What goes on in a jjimjilbang, or Korean bathhouse

Nov 20, 2017

More than just an indulgent soak in a tub, a visit to a Korean bathhouse offers a crash course in Korean customs and tradition.

The jjimjilbang (bathhouse) in Korea is the quintessential cultural pivot around which daily life rotates. Dotting the peninsula are hundreds, if not thousands, of bathhouses, where young families, business executives, students and weary nation-builders go to discuss important family matters, social issues, politics, or to simply soothe themselves into a state of devil-may-care rest and relaxation.

For the foreign visitor, a trip to a bathhouse is an important stop on any itinerary, regardless of time of year. It is a place where you can enjoy pure and unadulterated pampering, while giving you an insight into Korean customs and traditions. It is also a place for social bonding, and this is felt no sooner than when you surrender your shoes in a locker at the entrance.

What you’ll find inside

Bath areas are segregated by gender – and to wear a swimsuit is anathema to bathing etiquette. If being in your birthday suit isn’t enough to encourage collective identity building, there is also the yangmeori (Korean for “lamb head”), a cleverly fashioned hand towel worn by all visitors. These ‘helmets’ are meant to prevent perspiration from dripping into your eyes. It’s common for friends of the same sex – sometimes, even strangers – to scrub one another’s backs. Called “skinship” – a portmanteau of skin and kinship – this form of bonding is also practised between fathers and sons.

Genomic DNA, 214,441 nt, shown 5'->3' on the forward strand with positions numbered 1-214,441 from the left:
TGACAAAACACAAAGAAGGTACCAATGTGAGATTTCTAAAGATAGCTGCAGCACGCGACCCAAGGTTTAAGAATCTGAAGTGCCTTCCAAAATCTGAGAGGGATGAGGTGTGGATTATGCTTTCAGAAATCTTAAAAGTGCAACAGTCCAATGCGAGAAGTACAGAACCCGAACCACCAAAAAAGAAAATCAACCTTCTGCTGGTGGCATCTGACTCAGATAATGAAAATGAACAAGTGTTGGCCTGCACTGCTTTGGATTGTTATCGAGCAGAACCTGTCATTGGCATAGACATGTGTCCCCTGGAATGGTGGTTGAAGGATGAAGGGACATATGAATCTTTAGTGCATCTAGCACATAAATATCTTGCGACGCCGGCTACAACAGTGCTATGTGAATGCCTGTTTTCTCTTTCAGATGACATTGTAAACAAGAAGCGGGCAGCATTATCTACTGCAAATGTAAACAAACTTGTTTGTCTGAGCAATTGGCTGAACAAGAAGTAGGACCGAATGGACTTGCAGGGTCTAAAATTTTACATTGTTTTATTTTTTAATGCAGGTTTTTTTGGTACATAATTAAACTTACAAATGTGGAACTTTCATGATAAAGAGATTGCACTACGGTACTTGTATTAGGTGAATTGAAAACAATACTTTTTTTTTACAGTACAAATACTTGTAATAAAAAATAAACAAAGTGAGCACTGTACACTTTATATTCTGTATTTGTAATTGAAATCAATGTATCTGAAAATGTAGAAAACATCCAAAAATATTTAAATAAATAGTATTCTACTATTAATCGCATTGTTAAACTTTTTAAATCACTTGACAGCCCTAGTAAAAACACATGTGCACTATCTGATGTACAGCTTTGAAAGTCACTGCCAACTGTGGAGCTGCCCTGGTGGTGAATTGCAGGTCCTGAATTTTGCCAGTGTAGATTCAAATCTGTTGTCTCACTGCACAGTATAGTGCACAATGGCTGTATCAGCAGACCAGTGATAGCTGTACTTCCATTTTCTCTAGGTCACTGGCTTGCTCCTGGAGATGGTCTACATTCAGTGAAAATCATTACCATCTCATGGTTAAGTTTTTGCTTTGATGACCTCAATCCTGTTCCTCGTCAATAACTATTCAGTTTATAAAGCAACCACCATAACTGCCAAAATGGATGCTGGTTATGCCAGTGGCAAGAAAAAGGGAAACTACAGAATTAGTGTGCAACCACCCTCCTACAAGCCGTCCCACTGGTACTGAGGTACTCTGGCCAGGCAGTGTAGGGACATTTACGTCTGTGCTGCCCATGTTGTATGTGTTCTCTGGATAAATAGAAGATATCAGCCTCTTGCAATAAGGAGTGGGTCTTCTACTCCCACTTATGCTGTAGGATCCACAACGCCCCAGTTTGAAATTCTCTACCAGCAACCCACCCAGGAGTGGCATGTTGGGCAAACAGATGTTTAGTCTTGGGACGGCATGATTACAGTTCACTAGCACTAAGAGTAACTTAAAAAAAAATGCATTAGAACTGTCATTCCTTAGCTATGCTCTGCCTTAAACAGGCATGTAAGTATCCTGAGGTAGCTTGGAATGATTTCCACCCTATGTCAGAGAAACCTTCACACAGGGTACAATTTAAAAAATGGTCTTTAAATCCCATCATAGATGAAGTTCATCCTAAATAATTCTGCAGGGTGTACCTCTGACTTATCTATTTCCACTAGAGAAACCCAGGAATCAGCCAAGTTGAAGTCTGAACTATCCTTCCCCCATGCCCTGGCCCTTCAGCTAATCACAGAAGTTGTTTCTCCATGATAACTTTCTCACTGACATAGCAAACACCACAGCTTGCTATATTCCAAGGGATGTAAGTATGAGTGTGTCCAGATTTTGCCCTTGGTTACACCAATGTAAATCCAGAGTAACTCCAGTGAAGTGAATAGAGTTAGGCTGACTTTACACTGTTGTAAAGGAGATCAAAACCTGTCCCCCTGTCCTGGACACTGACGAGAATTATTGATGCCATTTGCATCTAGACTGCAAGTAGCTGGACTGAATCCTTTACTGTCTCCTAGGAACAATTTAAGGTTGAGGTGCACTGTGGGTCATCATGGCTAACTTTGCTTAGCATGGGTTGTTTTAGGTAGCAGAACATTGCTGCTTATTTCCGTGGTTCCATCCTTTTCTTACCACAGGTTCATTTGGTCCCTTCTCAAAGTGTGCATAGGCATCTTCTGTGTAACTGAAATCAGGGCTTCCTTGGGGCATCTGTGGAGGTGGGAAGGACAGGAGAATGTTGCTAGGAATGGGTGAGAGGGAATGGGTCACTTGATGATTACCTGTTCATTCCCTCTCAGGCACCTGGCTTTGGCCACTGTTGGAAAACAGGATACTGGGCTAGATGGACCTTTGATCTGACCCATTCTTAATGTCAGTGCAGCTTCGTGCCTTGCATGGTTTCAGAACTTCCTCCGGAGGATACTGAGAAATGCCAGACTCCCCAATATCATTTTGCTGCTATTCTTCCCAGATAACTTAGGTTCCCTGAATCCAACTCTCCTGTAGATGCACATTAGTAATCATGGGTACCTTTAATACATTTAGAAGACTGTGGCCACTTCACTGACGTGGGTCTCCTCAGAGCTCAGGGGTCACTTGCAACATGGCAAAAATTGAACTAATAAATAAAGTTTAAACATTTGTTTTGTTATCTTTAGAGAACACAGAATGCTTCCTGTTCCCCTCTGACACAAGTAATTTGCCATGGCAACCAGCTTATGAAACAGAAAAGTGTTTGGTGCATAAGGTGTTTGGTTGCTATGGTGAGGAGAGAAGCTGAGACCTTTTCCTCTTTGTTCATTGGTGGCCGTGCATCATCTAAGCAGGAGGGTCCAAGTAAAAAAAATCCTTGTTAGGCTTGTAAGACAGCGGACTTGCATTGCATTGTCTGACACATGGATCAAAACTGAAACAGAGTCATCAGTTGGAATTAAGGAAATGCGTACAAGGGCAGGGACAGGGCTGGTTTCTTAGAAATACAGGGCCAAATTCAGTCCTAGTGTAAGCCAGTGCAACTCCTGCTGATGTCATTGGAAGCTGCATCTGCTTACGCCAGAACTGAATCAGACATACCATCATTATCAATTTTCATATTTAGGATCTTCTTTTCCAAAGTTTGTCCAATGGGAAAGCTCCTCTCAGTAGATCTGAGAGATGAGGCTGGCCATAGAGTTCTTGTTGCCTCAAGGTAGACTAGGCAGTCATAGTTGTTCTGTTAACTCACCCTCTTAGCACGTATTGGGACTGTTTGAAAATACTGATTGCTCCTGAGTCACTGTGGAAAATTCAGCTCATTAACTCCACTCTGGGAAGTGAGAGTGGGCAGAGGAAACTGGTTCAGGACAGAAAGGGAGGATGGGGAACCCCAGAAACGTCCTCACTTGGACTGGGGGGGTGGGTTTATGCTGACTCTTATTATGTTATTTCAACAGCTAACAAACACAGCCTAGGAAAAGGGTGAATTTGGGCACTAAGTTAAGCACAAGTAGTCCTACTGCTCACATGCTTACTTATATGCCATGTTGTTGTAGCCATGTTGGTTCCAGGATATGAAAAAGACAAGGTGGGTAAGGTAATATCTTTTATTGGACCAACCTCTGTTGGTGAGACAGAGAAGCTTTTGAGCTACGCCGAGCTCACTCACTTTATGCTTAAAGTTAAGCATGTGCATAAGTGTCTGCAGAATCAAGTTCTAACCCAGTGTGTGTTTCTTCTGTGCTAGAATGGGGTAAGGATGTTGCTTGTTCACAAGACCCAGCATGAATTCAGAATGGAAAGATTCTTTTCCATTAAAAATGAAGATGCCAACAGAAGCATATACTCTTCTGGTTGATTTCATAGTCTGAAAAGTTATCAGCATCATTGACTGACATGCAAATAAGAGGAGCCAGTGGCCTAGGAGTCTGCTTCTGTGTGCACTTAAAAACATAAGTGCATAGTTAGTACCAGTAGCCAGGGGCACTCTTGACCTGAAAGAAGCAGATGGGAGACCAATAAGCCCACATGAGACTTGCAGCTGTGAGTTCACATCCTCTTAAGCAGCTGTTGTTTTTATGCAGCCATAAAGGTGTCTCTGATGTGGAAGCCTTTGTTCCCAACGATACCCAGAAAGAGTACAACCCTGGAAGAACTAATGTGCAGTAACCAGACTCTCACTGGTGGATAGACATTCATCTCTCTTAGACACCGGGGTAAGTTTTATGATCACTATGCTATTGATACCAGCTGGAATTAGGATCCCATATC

The buildings which house jjimjilbangs range in size from modest sheds to decked-out, six-storey palaces. Most of the latter offer the same fancy trappings: exercise rooms, computer stations, karaoke and TV rooms. You’ll also find massage and beauty services, dessert parlours, restaurants, snack booths and miscellaneous shops. There is usually a vast communal area where everyone can lie on an ondol (heated floor), a warming system carried over from traditional Korean homes. If your spine is feeling out of whack, the typical remedy in Korea is not to visit a chiropractor, but to lie on the ondol and place your head on a brick-sized slab of wood.

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The food

Indulging in delicious Korean cuisine is customary to the bathhouse experience. In family areas and TV rooms, visitors eat miyeokguk (seaweed soup) or baked eggs cooked in the hottest of saunas on site, and drink sikhye (a sweet beverage made from rice). Patbingsu, shaved ice topped with fruits and sweet sauces, is a common treat among the younger generation.